They are the largest slate producers in the World, their average annual output being 115,000 tons.
The quality and durability of these Slates have been proved by their universal use during the past 200 years.
Portmadoc slates are extensively used by the Admiralty, War Office, The Local Government Board, Ireland, and other Government departments, by the London County Council, the majority of municipal and local authorities in Great Britain, and the leading railway companies.

The export trade in Portmadoc slates to the Continent, colonies and foreign countries generally, is larger than that from any other district.  The Government Buildings roofed with Portmadoc slate are:-Aldershot Camp, North and South (7,300 squares); Woolwich Arsenal Dockyard; Chatham Dockyard (Iron Foundry and Sheds); Gibraltar Reconstruction Works (200,000 slates); Portsmouth Dockyard (sheds and buildings); Military Hospital, Cape Town; Buenos Ayres Government (15,000 tons); Tidworth Barracks, Salisbury Plain.
Railway Companies using them are:-London and North Western Railway; Great Eastern Railway; Lancashire and Yorkshire Railway; Great Western Railway, London, Brighton, and South Coast Railway; Buenos Ayres Great Southern Railway; N. & S. Nigeria Railways', &c., &c.

Municipal and other Buildings: Horton Asylum, London County Council (over 100,000 slates);
Leavesdon Asylum, Near Watford , Hotel de Ville, Aire sur la Lys, France; Manchester Ship Canal (sheds); Warsaw Cathedral, Russia; Hamburg Cathedral, Germany; Town Hall, Copenhagen;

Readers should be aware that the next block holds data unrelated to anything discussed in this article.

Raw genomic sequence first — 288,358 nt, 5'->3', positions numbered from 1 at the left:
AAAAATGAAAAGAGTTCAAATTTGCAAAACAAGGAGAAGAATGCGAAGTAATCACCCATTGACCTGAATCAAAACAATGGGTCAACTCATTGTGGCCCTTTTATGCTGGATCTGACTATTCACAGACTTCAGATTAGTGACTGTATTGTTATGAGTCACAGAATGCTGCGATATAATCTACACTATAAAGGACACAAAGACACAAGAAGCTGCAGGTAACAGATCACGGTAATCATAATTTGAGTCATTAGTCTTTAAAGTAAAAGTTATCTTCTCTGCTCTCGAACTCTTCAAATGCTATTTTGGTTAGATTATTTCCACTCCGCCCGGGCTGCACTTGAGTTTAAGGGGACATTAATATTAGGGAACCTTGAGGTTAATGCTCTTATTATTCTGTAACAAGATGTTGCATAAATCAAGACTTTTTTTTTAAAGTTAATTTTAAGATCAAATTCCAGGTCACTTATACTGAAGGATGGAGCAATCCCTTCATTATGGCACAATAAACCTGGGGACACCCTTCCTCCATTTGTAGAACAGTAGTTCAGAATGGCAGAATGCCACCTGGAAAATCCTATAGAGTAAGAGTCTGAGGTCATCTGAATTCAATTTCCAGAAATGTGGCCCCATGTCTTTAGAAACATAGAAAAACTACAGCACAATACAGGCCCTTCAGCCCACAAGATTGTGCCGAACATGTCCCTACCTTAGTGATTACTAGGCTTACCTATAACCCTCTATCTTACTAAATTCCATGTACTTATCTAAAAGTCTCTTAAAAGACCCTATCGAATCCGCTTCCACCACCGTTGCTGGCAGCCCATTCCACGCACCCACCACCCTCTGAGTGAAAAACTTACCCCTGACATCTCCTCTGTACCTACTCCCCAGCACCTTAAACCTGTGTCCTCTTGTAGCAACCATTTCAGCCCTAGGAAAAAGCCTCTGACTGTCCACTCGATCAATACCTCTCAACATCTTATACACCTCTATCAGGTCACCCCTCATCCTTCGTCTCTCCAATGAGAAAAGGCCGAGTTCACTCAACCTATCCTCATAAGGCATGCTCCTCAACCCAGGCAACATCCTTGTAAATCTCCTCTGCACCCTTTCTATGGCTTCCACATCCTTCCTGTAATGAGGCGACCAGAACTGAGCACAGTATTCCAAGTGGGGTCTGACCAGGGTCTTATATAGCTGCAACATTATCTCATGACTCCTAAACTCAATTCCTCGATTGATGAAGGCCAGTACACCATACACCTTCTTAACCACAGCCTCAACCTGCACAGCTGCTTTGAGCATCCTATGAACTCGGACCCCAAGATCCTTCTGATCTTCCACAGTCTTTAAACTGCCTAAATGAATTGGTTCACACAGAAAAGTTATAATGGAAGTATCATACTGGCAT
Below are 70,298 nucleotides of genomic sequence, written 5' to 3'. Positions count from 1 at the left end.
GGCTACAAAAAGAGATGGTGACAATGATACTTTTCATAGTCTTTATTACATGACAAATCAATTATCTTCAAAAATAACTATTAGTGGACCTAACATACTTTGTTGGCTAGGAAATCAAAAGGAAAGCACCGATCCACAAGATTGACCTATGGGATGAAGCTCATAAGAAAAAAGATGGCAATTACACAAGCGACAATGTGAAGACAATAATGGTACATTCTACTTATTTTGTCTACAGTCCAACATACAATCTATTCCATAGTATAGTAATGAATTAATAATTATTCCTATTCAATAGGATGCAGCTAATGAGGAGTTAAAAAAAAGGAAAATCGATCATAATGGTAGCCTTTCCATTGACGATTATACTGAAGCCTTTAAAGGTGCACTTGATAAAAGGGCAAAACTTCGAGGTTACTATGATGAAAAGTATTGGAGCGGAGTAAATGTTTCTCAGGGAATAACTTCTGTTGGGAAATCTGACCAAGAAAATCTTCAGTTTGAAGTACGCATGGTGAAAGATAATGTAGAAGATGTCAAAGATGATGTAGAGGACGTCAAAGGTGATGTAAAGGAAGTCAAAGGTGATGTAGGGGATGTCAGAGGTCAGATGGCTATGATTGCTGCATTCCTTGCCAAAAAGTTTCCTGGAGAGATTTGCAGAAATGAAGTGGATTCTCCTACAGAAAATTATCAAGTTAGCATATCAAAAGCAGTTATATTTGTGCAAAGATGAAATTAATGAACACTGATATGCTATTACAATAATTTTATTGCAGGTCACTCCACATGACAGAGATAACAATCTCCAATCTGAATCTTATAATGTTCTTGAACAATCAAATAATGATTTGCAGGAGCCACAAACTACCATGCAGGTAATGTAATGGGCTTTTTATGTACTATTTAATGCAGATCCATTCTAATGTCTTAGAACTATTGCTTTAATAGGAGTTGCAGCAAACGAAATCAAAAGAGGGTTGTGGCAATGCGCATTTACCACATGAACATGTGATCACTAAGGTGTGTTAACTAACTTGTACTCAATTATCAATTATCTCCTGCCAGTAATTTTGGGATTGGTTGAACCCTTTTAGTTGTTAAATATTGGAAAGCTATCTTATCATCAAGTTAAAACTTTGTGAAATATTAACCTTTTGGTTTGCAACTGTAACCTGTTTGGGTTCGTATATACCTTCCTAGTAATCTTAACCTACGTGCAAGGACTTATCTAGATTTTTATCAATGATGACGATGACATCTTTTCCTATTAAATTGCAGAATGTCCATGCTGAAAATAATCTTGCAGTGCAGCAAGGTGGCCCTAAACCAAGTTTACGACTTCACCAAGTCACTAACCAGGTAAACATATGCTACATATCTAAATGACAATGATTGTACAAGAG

The Cape Town Houses of Parliament: The Royal Courts of Justice, London, &c., &c., &c.
A chemical analysis of a sample of Old Vein Portmadoc Slate undertaken by Mr. Bertram Blount, F.I.C., yielded the following result. The small proportion of Lime and Pyrites present is a distinctive feature:-

Per Cent
Silica (Si 02) 53.25
Titanic Acid (Ti O3) 0.80
Alumina (Al2 O3) 24.09
Ferric Oxide (Fe2 O3) 1.87
Ferrous Oxide (Fe O) 6.55
Manganous Oxide (Mn O) 0.19
Lime (Ca2 O) 0.24
Magnesia (Mg O) 1.80
Potash (K2 O) 3.64
Soda (Na2 O) 0.74
Phosphoric Anhydride (P2 O5) 0.19
Pyrites (Fe S2) 0.13
Combined Water and loss 5.87


 As a test of absorption a test piece was immersed in water and allowed to remain there until saturated. The quantity of water absorbed was determined and found to be 0.18 per cent. by weight.

To show the transverse breaking strain, a load was applied across the centre. The distance between the supports was 22 inches. The following were the results :

Breadth.  Depth

Stress lbs.
1 12 x 0.19 0.28 143
2 12 x 0.17 0.35 123

To test the action of acids, test pieces were exposed for 12 days to the action of moist sulphurous acid. In a few isolated spots small particles appeared, but the action was inconsiderable and the slate as a whole was unattacked.

A test was also made using hydrochloric acid (10 per cent: HC1) as the corrosive agent. At the end of 12 days the slate, except for a slight greenish stain, was unaffected. Remembering the action of acid-charged atmospheres on roofs, this is a feature the importance of which cannot be underestimated.

The trifling amount of pyrites present is of the ordinary kind, less easily oxidisable than marcasite

Tarddiad: The Slate Trade Gazette, 1910.